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O'Brien finds pace just right in Indiana

Email|Print| Text size + By Marc J. Spears
Globe Staff / November 12, 2007

When the undefeated Celtics run across the Conseco Fieldhouse floor tomorrow night, ex-Boston and current Pacers coach Jim O'Brien probably can't help but wonder, "What if?"

With Kevin Garnett, Paul Pierce, and Ray Allen, the Celtics have the potential for success this season. The last time Boston enjoyed an extended postseason run was when O'Brien coached the franchise to its last Eastern Conference Finals appearance, in the 2001-02 season. But during the 2003-04 season, distraught after several roster moves the Celtics made, he resigned.

"They disbanded a group that I felt close to," O'Brien recently said in a phone interview. "I felt everybody would be best served as they retooled the franchise [that I] have a chance to move on to coach in a new place."

O'Brien spent four seasons as the Celtics' coach, compiling a 139-119 record with postseason appearances in '02 and '03. He led Boston to its first trip to the Eastern finals since 1988.

"He's a straight shooter type of guy," said Celtics forward Paul Pierce, whose team had yesterday off. "He demands a lot of his players. I'm surprised he has been out of coaching that long. I think we had a good relationship. We had an open relationship. He was real demanding of his players.

"I looked at him as one of those old-school coaches. He's a throwback coach. He preaches a lot of defense. He always preached about that. I think [the Pacers] are going to like him."

O'Brien, whose teams also favored the 3-pointer, seemed happy in Boston until new ownership opted for change.

In 2003 the Celtics were sold by Paul Gaston to Boston Basketball Partners, LLC. Before Boston was eliminated in the second round of the '03 playoffs, ex-Celtic Danny Ainge was hired as director of basketball operations.

Ainge dealt Antoine Walker and Tony Delk to Dallas for Raef LaFrentz, Chris Mills, Jiri Welsch, and a 2004 first-round pick in October of '03. During the '03-04 season, Ainge dealt Eric Williams, Tony Battie, and Kedrick Brown to Cleveland for Ricky Davis, Chris Mihm, Michael Stewart and a second-rounder.

Reportedly disappointed by that trade, O'Brien stepped down and was replaced by assistant John Carroll on an interim basis. Doc Rivers was hired to lead the Celtics the next season.

"We had a great thing going there," O'Brien said. "We had almost an ideal situation where I loved the players. They did it with their work ethic. As a result there was a close bond of players and coaching staff. We had a terrific couple years.

"[Watching the trades] was painful. A group like that is hard to replace. [Ainge] had his reasons to tear it down and build it up to win a championship. It was too painful for me."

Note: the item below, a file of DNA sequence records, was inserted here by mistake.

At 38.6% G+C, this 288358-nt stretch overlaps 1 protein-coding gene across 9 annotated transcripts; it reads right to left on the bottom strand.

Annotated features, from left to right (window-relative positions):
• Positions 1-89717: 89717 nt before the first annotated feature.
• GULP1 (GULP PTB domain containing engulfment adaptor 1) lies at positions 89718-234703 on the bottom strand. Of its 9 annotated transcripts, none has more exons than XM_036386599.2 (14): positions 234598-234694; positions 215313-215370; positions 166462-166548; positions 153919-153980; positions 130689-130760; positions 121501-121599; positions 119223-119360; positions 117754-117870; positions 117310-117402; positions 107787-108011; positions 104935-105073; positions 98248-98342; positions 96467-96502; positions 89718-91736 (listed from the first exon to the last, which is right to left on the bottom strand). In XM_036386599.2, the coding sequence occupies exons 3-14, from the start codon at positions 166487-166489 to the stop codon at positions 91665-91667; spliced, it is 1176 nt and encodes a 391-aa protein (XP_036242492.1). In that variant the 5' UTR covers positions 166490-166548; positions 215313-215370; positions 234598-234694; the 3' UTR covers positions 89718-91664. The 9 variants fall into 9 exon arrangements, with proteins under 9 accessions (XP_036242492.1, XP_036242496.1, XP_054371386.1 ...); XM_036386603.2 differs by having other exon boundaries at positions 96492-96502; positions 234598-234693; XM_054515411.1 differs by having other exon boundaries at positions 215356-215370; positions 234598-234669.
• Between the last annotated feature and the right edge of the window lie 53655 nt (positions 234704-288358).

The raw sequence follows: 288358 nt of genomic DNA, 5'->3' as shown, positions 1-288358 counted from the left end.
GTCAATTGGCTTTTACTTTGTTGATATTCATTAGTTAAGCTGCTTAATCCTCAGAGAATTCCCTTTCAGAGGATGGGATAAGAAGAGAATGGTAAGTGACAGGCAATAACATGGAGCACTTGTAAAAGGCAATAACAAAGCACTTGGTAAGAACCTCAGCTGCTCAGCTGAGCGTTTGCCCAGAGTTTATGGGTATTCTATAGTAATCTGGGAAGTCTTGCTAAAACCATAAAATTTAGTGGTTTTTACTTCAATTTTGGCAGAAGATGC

Said Ainge: "He's a good coach. A good person. I wish him well. I have no ill feelings about Jim O'Brien. He just wasn't comfortable in the situation he was in. I understood it."

After leaving the Celtics, O'Brien coached the Sixers during the 2004-05 season, compiling a 43-39 record and making the playoffs. But when he didn't see eye-to-eye with the players, mostly Allen Iverson and Chris Webber, and the Sixers wanted to hire ex-Sixer Maurice Cheeks, he was gone.

During the last two seasons, O'Brien has spent most of his time in Bonita Springs, Fla., writing an NBA column for ESPN.com and watching lots of basketball on television.

"I spent two years away from it and did a lot of studying of the game," O'Brien said. "Can't tell you how many games I watched. Missed coaching. Being around other coaches and having my team. The basketball environment, and working with men, and trying to put a winner together was a great experience and I missed it."

O'Brien got his wish to get back in when the Pacers hired him this offseason. In taking the Indiana job he inherited a challenge similar to that when he first took over the Celtics - getting a franchise back into the postseason. The Pacers are 3-3 this season, and O'Brien's squad is even more aggressive offensively than his teams of the past.

While the odds for success seem against Indiana, O'Brien likes the makeup of his team, led by four-time All-Star Jermaine O'Neal and young standout Danny Granger, now in his third season.

"They have a very, very strong franchise," said O'Brien of the Pacers. "Terrific leadership. I thought this particular team with some additions could compete at a high level that most people gave them credit of being able to do. We aren't picked highly because of the year we had [last season]."

Marc J. Spears can be reached at mspears@globe.com

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